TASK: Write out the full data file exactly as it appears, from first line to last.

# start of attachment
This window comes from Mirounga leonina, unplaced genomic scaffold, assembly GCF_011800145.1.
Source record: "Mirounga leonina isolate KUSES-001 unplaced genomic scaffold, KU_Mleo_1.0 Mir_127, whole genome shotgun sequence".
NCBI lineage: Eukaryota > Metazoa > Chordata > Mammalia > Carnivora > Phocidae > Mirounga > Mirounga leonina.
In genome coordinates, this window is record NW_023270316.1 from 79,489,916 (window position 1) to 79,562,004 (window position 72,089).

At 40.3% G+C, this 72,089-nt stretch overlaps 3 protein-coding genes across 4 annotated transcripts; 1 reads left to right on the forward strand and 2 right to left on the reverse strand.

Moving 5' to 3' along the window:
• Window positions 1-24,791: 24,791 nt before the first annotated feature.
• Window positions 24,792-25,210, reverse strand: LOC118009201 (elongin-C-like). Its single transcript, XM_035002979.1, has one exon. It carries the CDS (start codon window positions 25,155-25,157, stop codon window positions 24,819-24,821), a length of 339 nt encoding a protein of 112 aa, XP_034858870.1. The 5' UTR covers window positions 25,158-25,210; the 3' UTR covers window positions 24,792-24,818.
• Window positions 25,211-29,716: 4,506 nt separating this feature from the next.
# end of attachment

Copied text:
This window comes from Mirounga leonina, unplaced genomic scaffold, assembly GCF_011800145.1.
Source record: "Mirounga leonina isolate KUSES-001 unplaced genomic scaffold, KU_Mleo_1.0 Mir_127, whole genome shotgun sequence".
NCBI lineage: Eukaryota > Metazoa > Chordata > Mammalia > Carnivora > Phocidae > Mirounga > Mirounga leonina.
In genome coordinates, this window is record NW_023270316.1 from 79,489,916 (window position 1) to 79,562,004 (window position 72,089).

At 40.3% G+C, this 72,089-nt stretch overlaps 3 protein-coding genes across 4 annotated transcripts; 1 reads left to right on the forward strand and 2 right to left on the reverse strand.

Moving 5' to 3' along the window:
• Window positions 1-24,791: 24,791 nt before the first annotated feature.
• Window positions 24,792-25,210, reverse strand: LOC118009201 (elongin-C-like). Its single transcript, XM_035002979.1, has one exon. It carries the CDS (start codon window positions 25,155-25,157, stop codon window positions 24,819-24,821), a length of 339 nt encoding a protein of 112 aa, XP_034858870.1. The 5' UTR covers window positions 25,158-25,210; the 3' UTR covers window positions 24,792-24,818.
• Window positions 25,211-29,716: 4,506 nt separating this feature from the next.